“Are your clients like me?”

I’ve had a few calls with potential new clients recently. Mostly women wanting to take stock, refine their plans, and work on overcoming some blocks in their business while things are… different.

I was reflecting on the themes coming up for these brilliant humans in business, curious to see whether these times are bringing up anything specific for creatives and small businesses.

Perhaps this was also on their minds too because I did spot a theme: several of the women I’ve spoken to asked a variation on the question, “Are your clients like me?”

Do other people struggle with this?

Am I unusual?

Is this unfixable, or can you help?

Am I in the right place?

My work isn’t for everyone, and there are certain things I don’t help with. I’m not an expert in Facebook ads. I’m not an accountant or an HR specialist. I’m not a designer or a web developer. There are plenty of wonderful experts out there who specialise in this kind of work.

I’m also not a coach who is purely focused on six-figure turnover, on churning out hundreds of products for the masses, or on making a quick quid with no substance. I’m sure there are business coaches and mentors out there who can help with that. (Though I don’t know that I can recommend one…)

So if I’m answering, “Am I in the right place?” there are several factors to my answer.

But if you’re wondering if you’re the only one struggling with confidence, getting organised, creating a sustainable business, making the right decisions for you, or cutting out the noise, you are definitely not alone. My clients are like you.

And while I wouldn’t necessarily say it’s “fixable”, my work is here to help you dial up the volume on your authentic voice, your unique offerings, your fabulous skills, and turn the volume DOWN on the noise that distracts you from success.

I LOVE to help creative humans define their own success.

I’m a sucker for asking questions that delve deeper, and listening to allllll the answers.

And I delight in giving business owners compassionate accountability and structure to get them taking action in the right direction for them.

If you’re wondering if my clients are like you, here’s an incomplete but quick overview of my clients:

  • My clients are mostly women with creative businesses, though I have a couple of non-creative business owners and women considering starting a business in the future
  • My clients have a hunch they could be earning more, doing better, or feeling happier, but they’re not quite sure how to get there
  • My clients have a lot of thoughts, and usually apologise for saying too much, or that it’s all “a mess” (when really this is a key part of the work we do together)
  • My clients usually need a little nudge towards more confidence to do the thing they really want to do or are scared of doing
  • My clients sometimes need to ask uncomfortable questions, and be gently encouraged out of their comfort zone
  • My clients usually need or want homework, accountability, and clarity on the most important thing for them to do

We’re all humans in business. We all need support from time to time, whether it’s help setting up a new website, or creating a business strategy, or getting out of our own way.

If you’re looking for support, I’d love to hear from you – even if you’re not sure I’m the right person! Chances are I can recommend someone who is.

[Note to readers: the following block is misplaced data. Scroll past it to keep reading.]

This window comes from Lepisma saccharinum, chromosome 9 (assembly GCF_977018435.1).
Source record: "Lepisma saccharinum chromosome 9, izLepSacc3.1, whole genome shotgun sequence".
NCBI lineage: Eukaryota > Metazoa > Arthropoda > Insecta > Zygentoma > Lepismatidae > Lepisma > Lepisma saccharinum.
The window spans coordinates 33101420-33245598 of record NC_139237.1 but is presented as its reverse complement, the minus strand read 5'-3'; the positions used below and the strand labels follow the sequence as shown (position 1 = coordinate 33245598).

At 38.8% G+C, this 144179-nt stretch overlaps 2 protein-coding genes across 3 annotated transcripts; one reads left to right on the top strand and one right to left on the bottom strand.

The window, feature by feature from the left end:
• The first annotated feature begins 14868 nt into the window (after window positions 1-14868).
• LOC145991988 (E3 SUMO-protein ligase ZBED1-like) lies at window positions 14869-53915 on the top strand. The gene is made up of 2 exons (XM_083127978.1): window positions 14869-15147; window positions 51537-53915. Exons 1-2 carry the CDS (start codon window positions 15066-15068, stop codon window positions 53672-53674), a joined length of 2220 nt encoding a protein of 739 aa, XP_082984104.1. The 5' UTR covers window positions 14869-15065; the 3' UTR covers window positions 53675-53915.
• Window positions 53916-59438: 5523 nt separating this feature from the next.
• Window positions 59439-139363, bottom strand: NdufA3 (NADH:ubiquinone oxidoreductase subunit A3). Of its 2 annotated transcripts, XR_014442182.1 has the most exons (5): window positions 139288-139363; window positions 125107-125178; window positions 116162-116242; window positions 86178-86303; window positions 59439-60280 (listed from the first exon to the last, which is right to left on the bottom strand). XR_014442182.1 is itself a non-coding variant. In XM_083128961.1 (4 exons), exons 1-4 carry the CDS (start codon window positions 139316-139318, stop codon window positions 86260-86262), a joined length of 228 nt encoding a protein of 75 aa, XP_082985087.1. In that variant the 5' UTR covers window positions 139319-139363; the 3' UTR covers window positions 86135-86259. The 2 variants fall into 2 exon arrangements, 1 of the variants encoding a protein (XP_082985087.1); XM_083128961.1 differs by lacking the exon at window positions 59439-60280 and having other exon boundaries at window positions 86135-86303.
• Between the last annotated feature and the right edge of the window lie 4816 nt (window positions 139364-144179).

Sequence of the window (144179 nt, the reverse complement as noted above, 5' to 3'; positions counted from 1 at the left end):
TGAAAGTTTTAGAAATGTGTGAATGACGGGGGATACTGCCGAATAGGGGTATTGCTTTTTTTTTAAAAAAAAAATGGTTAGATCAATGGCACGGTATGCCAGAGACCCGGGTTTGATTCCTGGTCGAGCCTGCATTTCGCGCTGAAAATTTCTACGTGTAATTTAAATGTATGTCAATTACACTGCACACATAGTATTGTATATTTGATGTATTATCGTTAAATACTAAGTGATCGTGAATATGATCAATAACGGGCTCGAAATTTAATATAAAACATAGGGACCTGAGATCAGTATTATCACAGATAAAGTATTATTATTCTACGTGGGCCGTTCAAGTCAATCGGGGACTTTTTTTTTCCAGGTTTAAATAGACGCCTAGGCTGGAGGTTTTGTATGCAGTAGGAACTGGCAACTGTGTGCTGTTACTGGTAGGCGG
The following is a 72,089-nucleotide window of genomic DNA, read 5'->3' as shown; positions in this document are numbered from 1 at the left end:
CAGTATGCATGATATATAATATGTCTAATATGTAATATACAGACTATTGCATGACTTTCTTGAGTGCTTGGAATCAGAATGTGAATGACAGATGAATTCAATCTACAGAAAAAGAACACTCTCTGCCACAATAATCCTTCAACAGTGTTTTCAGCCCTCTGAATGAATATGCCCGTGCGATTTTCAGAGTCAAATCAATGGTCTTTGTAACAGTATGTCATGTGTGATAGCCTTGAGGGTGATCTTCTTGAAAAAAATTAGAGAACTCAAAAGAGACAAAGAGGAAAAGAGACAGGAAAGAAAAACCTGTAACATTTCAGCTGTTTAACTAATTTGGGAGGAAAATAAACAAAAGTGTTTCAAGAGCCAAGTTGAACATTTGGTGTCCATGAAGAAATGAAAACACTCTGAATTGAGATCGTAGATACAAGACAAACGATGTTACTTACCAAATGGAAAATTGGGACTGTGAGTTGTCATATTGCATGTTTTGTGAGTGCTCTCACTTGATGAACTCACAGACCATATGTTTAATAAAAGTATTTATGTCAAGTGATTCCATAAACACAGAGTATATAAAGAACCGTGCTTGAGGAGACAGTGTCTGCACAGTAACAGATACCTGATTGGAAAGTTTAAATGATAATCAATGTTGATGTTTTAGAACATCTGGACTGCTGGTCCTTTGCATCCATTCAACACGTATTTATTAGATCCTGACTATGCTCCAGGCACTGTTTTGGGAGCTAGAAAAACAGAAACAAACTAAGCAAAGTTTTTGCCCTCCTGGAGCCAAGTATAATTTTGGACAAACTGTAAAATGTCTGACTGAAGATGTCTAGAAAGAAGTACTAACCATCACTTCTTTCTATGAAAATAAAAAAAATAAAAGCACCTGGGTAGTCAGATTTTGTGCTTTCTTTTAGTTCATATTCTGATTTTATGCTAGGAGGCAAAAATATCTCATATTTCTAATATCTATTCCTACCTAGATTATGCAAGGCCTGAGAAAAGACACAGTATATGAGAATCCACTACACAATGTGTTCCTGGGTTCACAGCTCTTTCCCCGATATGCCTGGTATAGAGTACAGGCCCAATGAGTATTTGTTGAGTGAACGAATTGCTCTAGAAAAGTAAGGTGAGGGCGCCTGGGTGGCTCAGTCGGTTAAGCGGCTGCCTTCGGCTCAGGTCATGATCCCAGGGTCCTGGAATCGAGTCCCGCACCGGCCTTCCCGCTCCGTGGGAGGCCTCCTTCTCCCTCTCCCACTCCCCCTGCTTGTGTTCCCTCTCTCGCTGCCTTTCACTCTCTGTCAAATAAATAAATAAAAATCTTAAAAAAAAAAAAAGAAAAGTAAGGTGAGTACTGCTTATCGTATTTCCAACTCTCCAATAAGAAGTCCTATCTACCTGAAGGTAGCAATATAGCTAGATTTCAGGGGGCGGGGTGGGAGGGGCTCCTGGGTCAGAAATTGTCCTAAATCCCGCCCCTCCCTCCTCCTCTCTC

You can also join me on Mondays at 12pm for a group call to get a taste of what it’s like to work with me. Join Progress not Perfection – my group programme – currently Pay What You Can and I’ll share all the call details!

We ask the wrong question first

In general, in my coaching practice (and life), I tend not to blanket things as “right” and “wrong”. Things can only be right or wrong for you in this moment, and even the wrong things can turn out to be right.

So I guess what I’m trying to tell you is that I wrote the title of this blog post out of succinctness rather than accuracy! Here’s the long version:

We tend to focus first on a question that doesn’t often serve us

Catchy, hey?

Editing issues aside, you probably want to know the question. To be honest, I don’t think you’re going to like it. Not at first, at least.

Here it is: The question that needs to wait is, “What should I do?”

I spend a lot of time helping business owners and clever, creative humans to prioritise their to do list, make action plans, and even write business plans.

The value I add, the place we spend our time, the process is not, in fact, writing the list.

It’s easy to write a list. It’s easy to find 10 things to do. I bet you have 10 things you think you should be doing right now.

The value and the wisdom and the secret key to success is asking a whole load of questions (and maybe getting some answers) BEFORE you ask what you should do.

Questions like:

  • What am I really hoping to achieve?
  • How do I want to feel?
  • What’s the most important thing for me right now?

(More of my favourite questions are available for free right here.)

The more you can understand the problem you’re trying to solve, the business you’re trying to create, and the world you’re trying to influence, the easier it is to write a meaningful, prioritised to do list.

So, when you’re looking at your list, when you’re wondering what to do, rather than panicking or rushing, try taking a breath.

Remember what matters most to you.

Remember that you’re capable and clever and creative.

Remember that going fast in the wrong direction isn’t that helpful.

Remember what your direction looks and feels like.

Then ask that pesky question.

***

Again, my 20 favourite coaching questions are available for free right here.